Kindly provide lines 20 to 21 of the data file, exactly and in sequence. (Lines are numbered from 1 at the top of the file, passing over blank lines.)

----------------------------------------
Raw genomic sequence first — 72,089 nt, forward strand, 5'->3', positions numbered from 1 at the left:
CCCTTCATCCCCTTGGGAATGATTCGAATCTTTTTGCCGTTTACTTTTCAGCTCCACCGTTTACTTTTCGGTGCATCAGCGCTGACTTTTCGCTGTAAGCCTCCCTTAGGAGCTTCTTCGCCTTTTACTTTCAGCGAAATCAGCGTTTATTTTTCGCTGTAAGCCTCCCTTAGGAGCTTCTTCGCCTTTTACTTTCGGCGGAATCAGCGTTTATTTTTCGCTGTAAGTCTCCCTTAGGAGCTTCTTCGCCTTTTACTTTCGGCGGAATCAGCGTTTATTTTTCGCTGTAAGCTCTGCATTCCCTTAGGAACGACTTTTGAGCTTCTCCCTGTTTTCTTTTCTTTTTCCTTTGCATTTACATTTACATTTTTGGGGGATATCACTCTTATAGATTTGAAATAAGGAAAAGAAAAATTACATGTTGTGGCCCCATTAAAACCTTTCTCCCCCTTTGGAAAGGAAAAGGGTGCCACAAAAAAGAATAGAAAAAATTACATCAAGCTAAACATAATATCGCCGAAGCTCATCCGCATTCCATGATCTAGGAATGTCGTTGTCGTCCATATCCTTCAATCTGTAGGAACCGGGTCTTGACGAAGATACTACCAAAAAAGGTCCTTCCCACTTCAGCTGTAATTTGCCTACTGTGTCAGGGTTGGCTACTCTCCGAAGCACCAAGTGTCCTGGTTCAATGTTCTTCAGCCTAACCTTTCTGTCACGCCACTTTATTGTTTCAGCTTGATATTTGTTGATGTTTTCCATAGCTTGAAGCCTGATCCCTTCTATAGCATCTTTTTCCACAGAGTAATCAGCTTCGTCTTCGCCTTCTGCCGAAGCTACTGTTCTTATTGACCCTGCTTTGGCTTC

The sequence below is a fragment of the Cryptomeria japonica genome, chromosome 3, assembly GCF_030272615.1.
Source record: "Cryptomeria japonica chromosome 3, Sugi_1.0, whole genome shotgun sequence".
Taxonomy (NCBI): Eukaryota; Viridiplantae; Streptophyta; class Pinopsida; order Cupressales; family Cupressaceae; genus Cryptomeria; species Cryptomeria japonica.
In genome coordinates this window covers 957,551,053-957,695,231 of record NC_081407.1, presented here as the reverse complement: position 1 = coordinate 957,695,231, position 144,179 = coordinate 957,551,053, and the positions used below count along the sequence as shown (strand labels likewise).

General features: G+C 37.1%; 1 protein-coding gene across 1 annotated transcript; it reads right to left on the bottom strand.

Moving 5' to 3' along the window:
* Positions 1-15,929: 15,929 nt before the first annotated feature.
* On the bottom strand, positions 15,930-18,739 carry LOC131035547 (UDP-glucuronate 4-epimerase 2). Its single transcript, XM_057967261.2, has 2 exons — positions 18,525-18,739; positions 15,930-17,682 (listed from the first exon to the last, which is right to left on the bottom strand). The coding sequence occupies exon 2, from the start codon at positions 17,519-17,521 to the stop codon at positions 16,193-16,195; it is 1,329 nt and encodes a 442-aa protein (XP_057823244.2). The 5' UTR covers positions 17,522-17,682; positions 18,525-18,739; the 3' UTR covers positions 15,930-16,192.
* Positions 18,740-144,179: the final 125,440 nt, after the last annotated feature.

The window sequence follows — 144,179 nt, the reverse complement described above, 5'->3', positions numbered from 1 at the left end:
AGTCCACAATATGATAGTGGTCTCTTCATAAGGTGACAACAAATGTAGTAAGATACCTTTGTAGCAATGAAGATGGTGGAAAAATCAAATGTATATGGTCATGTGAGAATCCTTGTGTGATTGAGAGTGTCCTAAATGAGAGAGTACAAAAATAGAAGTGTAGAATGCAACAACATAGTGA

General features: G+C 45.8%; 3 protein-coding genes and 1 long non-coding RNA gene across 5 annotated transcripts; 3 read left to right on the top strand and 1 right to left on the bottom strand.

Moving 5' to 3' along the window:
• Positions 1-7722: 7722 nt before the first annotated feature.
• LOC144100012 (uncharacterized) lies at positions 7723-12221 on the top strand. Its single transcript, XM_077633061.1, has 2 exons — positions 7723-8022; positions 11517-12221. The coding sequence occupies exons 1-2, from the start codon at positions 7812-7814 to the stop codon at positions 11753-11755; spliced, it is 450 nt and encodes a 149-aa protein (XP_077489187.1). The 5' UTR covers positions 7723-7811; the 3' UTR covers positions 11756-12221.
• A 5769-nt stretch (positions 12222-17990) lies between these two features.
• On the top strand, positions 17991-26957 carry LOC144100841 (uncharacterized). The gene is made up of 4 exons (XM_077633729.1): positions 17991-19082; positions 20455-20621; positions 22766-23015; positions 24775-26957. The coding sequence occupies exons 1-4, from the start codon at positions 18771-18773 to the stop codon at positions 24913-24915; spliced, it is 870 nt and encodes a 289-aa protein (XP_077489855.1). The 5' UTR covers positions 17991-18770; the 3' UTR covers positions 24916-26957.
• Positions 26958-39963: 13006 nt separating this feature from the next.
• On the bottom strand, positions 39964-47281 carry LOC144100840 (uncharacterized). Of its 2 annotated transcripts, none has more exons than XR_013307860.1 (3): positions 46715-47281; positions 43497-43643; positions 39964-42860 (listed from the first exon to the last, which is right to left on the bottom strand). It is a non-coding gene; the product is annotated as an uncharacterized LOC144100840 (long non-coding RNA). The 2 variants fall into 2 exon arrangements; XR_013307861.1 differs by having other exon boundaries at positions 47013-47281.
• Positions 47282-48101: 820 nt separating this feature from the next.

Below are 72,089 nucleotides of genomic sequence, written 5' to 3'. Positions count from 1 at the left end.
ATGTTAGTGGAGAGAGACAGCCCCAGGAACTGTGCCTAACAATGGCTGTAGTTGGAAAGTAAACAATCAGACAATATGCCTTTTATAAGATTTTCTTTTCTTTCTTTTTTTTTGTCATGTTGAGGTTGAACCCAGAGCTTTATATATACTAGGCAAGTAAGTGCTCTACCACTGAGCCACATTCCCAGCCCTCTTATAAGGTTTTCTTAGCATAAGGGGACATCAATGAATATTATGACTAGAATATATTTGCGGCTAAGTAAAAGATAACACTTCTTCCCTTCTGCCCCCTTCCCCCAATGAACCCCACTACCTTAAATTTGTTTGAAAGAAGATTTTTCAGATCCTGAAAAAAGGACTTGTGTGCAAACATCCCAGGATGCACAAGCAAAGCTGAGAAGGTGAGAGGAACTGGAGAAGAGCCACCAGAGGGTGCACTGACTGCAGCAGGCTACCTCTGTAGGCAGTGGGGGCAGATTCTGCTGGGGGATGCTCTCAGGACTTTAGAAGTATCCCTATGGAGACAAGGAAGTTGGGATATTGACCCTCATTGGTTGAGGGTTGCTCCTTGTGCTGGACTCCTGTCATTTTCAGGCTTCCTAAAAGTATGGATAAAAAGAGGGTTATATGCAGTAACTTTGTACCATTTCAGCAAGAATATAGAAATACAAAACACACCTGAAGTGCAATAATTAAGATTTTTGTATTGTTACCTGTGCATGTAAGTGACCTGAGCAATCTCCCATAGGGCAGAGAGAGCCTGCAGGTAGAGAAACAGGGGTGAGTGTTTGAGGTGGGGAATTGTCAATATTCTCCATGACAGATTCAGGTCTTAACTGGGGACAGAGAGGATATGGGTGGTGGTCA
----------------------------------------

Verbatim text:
• Positions 26958-39963: 13006 nt separating this feature from the next.
• On the bottom strand, positions 39964-47281 carry LOC144100840 (uncharacterized). Of its 2 annotated transcripts, none has more exons than XR_013307860.1 (3): positions 46715-47281; positions 43497-43643; positions 39964-42860 (listed from the first exon to the last, which is right to left on the bottom strand). It is a non-coding gene; the product is annotated as an uncharacterized LOC144100840 (long non-coding RNA). The 2 variants fall into 2 exon arrangements; XR_013307861.1 differs by having other exon boundaries at positions 47013-47281.